PARTNER POST // SEED AMBASSADORS PROJECT
Please note that the open source seed community is a diverse and passionate group, and we may not agree on absolutely everything. We think that it is important to share the diverse voices amongst us, and sharing content does not constitute an official platform or an attempt to exclude other voices from the conversation.
Original post published on the Seed Ambassadors Project blog in 2015.
WHAT IS THE SEED AMBASSADORS PROJECT?
The Seed Ambassadors Project began as a small group of Oregon-based seed stewards with the principal goal to increase the diversity of locally adapted varieties in our bioregion & disseminate this resource in order to further local food system durability worldwide. A few of us have spent several winters traveling through Europe & Asia sharing seed, collecting varieties & teaching seed saving skills. So far we have collected over 800 varieties of food plants, most of which were not available in the US when we acquired them. Adaptive Seeds naturally evolved out of The Seed Ambassadors Project as we found ourselves seeking more ways for our seeds to reach people. The Project also hosts seed swaps locally & teaches classes on seed saving, winter gardening, & locally adapted seeds. We at The Seed Ambassadors Project see locally adapted varieties as the foundation of the durable & resilient local food system that we are helping to create.
The Control of Seed and Seed Sovereignty
At Adaptive Seeds, we talk about our work of Bringing Biodiversity Back. Part of that, of course, is growing and stewarding seed and providing you with good seed stock for your own seed saving efforts. But seed work isn’t only done in the field, and preserving seed sovereignty and freedom takes more than just saving seeds. Working to keep seeds free of control mechanisms, such as patenting, is another important aspect of promoting and preserving agricultural biodiversity, as is building awareness about what seed control mechanisms exist.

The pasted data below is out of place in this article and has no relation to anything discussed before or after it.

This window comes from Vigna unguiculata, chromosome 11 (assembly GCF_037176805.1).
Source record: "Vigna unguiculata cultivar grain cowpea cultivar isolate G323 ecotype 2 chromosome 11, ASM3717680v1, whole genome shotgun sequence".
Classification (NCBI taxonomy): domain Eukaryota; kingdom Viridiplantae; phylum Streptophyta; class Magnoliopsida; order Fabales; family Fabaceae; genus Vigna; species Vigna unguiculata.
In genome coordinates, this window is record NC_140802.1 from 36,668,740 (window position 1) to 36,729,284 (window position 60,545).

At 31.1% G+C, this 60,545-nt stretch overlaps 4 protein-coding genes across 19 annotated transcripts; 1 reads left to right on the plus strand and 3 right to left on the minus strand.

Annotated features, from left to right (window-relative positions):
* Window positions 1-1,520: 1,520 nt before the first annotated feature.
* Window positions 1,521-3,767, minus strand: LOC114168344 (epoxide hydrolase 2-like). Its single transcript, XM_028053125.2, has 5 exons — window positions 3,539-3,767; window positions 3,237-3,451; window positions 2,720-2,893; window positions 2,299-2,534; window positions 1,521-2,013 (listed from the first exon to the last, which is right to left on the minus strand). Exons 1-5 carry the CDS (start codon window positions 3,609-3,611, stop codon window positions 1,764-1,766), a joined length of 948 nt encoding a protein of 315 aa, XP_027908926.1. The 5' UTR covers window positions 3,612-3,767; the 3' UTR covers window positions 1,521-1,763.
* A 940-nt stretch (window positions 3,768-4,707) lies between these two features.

We often feel like outliers in the seed world because we wish to keep seed a free, sovereign community asset that is passed down between the generations and between friends. A growing number of people share this pro-sovereignty perspective and we are excited to be part of this community. The more I think about all the different forms of seed control schemes, the more I realize that it is very strange to try to empower seed freedom. It seems like the multinational seed industry is desperately trying to put our collective inheritance into proprietary bondage for the benefit of their shareholders as quickly as possible.
You might think, “Your seeds are not free, they cost money.” So what is meant by free? Like open source software we believe seeds should be, Free as in speech, not as in beer. In a metaphorical sense I see all seed as free and what we get paid for is not the seed per say but the service of stewardship and production of a precious gift. A seed is a living organism that has intrinsic value and a long history, of which we seed stewards have only contributed a small, very recent part. We can’t own that.
The concept of seed ownership is problematic in part because it is rooted in entitlement philosophy. As humans we all have a little bit of this philosophy always under the surface. It is a trait that helps us survive in competitive situations of scarcity, but I think it is inappropriate in situations of abundance. As an overt practice it is more common in institutions and businesses (especially in regards to Intellectual Property rights), than in our personal behavior.